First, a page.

World Translation Center delivers professional Tagalog translation services for English to Tagalog and Tagalog to English. We can also translate Tagalog to and from over 150 other languages, including all the principal languages of Europe, Asia, South America, the Middle East and a variety of African languages, at economical prices.
Our Tagalog specialists have the ability to provide translation for virtually any project you might have, including marketing materials, technical, financial, legal and medical documents, websites and software. Our knowledgeable project managers will match your project with a translator team most appropriate for the area of expertise considered necessary. Each individual linguist deals solely in his or her own mother tongue and within his or her area of expertise insuring not only top quality translation, but proper localization as well. After each document is translated, it will be edited and proofread by a second professional translator to assure highest possible quality.
We also furnish transcription, video recording and subtitling services. If you need to have an existing video dubbed, a commercial narrated or a telephone system recorded, our native Tagalog speakers are available to provide high quality voiceover services.
We pride ourselves in supplying high quality cost-effective services, whether your project is small or large, simple or highly complex.
Tagalog, an Austronesian language, is one of the major languages used in the Philippines, particularly in Manila, central and southern parts of Luzon, and also on the islands of Lubang, Marinduque, and the northern and eastern parts of Mindoro.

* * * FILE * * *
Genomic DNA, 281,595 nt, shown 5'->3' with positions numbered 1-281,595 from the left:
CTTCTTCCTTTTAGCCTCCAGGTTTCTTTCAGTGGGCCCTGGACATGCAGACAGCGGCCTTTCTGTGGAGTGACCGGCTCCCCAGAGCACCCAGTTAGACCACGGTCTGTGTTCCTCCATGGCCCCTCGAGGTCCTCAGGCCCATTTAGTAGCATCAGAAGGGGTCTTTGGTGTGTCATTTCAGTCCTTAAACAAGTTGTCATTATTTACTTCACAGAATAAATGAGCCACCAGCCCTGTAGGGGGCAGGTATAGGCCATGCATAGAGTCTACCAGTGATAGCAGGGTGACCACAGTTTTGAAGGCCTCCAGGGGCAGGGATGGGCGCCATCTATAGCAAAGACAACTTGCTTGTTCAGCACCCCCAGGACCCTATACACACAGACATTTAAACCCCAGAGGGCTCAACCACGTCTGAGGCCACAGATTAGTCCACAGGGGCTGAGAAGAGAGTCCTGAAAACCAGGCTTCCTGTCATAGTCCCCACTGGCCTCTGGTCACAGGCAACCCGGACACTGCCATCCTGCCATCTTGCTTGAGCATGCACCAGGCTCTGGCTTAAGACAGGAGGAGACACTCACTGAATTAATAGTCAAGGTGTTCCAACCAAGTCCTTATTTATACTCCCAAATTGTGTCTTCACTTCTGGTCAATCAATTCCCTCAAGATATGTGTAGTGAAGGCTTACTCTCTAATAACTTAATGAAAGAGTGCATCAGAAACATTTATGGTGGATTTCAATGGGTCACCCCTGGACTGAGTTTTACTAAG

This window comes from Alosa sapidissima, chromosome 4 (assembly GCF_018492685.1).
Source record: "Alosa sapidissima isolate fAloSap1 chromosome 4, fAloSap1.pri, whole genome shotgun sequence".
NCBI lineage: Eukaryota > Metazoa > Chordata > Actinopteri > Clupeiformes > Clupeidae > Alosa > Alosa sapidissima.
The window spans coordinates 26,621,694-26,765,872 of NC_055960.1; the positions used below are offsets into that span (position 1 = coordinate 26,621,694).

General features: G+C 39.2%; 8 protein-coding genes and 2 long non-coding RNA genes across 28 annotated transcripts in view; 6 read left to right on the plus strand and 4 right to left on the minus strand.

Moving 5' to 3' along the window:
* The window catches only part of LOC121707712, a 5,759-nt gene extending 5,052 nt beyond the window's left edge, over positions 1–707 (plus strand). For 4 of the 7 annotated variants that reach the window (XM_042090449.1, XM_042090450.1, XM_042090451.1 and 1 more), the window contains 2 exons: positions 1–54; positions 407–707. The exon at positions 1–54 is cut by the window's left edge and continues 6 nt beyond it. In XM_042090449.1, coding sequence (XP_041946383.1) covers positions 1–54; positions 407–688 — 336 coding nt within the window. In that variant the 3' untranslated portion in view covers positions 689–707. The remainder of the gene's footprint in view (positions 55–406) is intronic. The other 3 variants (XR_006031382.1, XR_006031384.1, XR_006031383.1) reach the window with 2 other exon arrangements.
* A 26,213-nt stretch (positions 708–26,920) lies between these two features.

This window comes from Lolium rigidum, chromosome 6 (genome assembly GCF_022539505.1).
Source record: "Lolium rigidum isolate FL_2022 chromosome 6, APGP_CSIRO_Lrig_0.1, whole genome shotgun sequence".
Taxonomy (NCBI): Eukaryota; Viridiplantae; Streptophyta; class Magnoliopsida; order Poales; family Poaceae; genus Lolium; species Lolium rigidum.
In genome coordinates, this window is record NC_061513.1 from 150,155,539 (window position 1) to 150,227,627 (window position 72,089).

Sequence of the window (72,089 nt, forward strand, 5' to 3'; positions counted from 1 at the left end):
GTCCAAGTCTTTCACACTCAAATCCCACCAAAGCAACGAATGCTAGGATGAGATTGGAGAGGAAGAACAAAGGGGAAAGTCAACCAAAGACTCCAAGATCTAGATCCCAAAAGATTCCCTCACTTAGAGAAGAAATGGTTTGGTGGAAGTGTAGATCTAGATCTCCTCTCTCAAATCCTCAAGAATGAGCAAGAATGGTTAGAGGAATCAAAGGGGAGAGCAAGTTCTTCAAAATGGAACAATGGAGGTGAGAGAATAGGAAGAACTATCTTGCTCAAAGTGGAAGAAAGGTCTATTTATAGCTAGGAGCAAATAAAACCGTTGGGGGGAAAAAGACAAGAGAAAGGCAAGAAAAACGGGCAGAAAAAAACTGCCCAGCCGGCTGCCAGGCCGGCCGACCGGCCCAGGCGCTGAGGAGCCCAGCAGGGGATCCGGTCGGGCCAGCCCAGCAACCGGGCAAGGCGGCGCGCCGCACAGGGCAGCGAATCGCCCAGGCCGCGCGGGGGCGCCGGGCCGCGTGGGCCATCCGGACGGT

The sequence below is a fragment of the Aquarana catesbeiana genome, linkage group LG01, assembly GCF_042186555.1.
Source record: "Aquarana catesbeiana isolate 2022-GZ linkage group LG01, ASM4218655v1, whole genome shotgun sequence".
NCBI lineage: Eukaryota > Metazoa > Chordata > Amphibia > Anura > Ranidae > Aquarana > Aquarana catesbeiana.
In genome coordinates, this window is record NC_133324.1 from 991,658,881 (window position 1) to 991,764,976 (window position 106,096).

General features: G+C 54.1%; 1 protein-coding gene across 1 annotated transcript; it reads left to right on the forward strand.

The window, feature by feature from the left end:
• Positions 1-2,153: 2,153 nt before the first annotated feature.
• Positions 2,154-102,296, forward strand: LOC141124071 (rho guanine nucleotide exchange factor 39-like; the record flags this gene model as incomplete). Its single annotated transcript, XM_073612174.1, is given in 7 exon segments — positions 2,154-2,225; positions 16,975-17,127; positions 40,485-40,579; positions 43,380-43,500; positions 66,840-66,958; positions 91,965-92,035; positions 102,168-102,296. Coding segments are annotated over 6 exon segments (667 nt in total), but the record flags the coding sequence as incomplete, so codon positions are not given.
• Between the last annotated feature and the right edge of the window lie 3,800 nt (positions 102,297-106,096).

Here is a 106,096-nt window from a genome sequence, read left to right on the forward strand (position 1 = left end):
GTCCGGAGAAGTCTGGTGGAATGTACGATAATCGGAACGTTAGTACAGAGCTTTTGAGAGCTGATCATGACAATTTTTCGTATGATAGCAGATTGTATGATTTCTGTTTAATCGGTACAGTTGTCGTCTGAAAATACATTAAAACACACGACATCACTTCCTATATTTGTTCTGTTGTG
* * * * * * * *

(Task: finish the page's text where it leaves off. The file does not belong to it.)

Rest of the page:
The word Tagalog derived from tagailog, from tagá- meaning "native of" and ílog meaning "river." Thus, it means "river dweller." There were no surviving written samples of Tagalog before the arrival of the Spanish in the 16th century. Very little is known about the history of the language. However, researchers have fount that the Tagalogs originated along with their Central Philippine cousins, from Northeastern Mindanao or Eastern Visayas.
Tagalog, as one of the major languages of the Philippines, is a basis for the Filipino language, which is the principal language of the national television and radio, though broadsheet newspapers are almost completely in English. It is the primary language of public education. As Filipino, it is, along with English, a co-official language and the sole national language. Tagalog is widely used as a lingua franca throughout the country, and in overseas Filipino communities. However, while Tagalog may be prevalent in many fields, English, to varying degrees of fluency, is more prevalent in the fields of government and business.
The earliest known book in Tagalog is the Doctrina Cristiana (Christian Doctrine) that was published in 1593. It was written in Spanish and Tagalog, with the Tagalog text in both Baybayin and the Latin alphabet.
Tagalog used to be written with the Baybayin alphabet, which probably developed from the Kawi script of Java, Bali and Sumatra, which in turn descended from the Pallava script, one of the southern Indian scripts derived from Brahmi. Today the Baybayin alphabet is used mainly for decorative purposes and the Latin alphabet is used to write to Tagalog.
Today, Tagalog uses the Latin alphabet and is written from left to right in horizontal lines.
The Baybayin alphabet
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